Q&A On Award-Winning ‘Green’ Practices with Ethan McConnell, VP, All Kids Pediatric Dentistry

Published Date 10/17/2019

Q&A Logoq&a On Award-Winning 'Green' Practices with Ethan McConnell, VP,  All Kids Pediatric Dentistry

Ethan McConnell, VP of All Kids Dentistry The most recent recipient of the American Association of Dental Office Management’s (AADOM) annual Green Leader Award, Ethan McConnell, Vice President of Charlotte, NC-based All Kids Pediatric Dentistry, was selected for his initiative and commitment to adopting green practices in his dental office. Made possible by a grant from the Henry Schein Cares Foundation, AADOM created the award as part of its Green Leader Initiative, which aims to empower practice managers to reduce their practices’ environmental footprint and lead their teams in becoming part of dentistry’s green future


Q: You use everything from BPA-free dental materials to solar panels for power. Why was it important for you to take steps toward a ‘greener' practice?

A: My wife and I share the same philosophy regarding how we utilize our resources. Whether it’s using fabric bags at the grocery store or avoiding single-use plastic, there is always something we could be doing better. We decided to apply this value to how we run our dental practice, thinking about how going green will affect us long-term. We believe that we are stewards of the things we have in this world, caretaking for the next generation. Our daughter’s children should be able to breathe clean air, drink clean water, and enjoy nature. What better way to support that than by practicing green values now in our business?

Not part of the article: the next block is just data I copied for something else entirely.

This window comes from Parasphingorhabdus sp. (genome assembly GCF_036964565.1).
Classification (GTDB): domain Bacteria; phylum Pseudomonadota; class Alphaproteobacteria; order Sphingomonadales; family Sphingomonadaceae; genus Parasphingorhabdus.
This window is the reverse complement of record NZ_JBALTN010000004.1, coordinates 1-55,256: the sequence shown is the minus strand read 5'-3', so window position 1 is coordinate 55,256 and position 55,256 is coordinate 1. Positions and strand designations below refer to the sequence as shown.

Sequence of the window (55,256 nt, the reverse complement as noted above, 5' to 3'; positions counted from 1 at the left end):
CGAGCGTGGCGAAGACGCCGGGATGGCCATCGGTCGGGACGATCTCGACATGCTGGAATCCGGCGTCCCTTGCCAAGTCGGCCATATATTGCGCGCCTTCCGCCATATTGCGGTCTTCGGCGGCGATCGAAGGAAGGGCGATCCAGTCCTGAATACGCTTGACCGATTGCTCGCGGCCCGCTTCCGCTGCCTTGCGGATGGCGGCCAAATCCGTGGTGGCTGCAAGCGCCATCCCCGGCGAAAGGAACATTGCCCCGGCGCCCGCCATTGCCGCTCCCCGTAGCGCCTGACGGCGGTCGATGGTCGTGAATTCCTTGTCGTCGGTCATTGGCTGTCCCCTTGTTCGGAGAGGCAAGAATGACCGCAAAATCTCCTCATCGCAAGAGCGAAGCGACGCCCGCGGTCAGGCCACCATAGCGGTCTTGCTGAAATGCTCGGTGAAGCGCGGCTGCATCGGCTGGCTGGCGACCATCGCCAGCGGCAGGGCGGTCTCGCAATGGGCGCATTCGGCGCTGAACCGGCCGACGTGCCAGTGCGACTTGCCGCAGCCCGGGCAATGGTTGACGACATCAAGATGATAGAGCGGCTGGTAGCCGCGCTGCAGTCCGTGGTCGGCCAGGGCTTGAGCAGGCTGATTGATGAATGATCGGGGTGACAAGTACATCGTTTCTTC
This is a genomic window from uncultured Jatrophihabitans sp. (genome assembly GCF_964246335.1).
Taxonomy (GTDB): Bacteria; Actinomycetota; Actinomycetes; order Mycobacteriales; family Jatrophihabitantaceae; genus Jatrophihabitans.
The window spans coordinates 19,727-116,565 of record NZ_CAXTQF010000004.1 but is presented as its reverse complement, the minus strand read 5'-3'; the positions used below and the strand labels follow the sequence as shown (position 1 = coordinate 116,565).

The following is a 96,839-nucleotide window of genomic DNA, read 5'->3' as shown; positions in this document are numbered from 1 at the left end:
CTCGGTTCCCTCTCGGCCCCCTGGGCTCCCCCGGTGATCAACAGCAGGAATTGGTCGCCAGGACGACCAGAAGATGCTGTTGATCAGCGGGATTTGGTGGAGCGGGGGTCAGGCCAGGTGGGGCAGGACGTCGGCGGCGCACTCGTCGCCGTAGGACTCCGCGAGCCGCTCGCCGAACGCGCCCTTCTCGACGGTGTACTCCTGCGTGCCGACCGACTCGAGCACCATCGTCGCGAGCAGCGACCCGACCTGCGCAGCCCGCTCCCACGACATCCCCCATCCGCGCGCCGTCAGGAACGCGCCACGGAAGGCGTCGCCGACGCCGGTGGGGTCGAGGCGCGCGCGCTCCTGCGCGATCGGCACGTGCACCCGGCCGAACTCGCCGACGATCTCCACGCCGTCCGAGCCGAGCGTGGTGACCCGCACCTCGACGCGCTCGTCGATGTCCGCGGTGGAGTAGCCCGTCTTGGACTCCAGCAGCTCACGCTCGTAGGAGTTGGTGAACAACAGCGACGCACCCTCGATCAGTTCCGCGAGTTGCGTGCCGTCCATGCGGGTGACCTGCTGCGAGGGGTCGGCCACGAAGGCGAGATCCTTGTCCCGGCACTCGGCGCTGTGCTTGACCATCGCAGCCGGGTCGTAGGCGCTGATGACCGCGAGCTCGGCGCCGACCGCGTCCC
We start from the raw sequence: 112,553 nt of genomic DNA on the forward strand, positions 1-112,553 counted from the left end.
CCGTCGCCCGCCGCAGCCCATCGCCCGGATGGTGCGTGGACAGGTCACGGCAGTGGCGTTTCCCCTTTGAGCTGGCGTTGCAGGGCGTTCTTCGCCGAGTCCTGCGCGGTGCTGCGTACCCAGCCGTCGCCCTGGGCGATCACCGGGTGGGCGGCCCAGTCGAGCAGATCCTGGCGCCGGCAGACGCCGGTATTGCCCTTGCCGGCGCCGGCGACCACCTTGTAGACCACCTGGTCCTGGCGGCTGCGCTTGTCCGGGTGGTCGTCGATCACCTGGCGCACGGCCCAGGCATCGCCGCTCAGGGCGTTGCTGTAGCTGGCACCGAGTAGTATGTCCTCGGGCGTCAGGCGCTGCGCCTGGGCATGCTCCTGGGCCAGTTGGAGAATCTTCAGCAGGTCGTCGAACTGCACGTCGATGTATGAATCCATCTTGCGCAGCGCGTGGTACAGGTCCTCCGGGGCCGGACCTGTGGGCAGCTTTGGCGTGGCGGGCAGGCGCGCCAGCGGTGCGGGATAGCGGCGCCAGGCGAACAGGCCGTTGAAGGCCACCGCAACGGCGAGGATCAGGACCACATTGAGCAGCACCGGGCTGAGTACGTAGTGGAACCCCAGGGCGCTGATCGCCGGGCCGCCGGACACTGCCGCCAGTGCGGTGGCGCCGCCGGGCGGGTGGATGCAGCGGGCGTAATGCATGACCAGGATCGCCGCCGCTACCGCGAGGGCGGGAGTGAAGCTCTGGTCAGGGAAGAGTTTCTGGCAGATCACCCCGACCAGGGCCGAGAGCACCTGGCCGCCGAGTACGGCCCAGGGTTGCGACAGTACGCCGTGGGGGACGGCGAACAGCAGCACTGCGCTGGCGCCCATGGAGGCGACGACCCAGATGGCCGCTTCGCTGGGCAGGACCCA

Q: What advice can you give to other practices on going green?

A: Every journey begins with small steps—recycling paper, buying recycled toner, turning off lights and using motion sensors, etc. Then there are bigger leaps like purchasing solar panels, replacing the hot water tank with an instant hot water heater, and replacing fluorescent tube lights with LED tubes that use 50% less energy. These leaps were justified with math. I’m a heavy user of Excel and I enjoyed building out Excel spreadsheets showing how each one of these investments paid off in the long run (5 to 10 years). The solar panels were an interesting leap to take—imagine going to a store and having 2 options to purchase an item: 1) buy just what you need at an ever-increasing price each visit, or 2) buy an item at the cost of a 6-year supply, yet have that supply for the life of your business. The latter model is how we justified our solar panels purchase. In this case, it’s not just going green for the environment, it’s also helping to save the green in our bank account. Going green is usually a smart move fiscally, but for those who think it’s a waste of money, not being green costs more in the long run. Remember, it’s important to make decisions for the long run.


Q: Has promoting sustainability been beneficial in marketing your practice?

A: While I don’t have hard numbers on this, it is something we market. We do list it on our web page, but it’s not something we actively promote. I believe the community sees it more as our contribution and proof that we are living out our values, and that’s enough for us.


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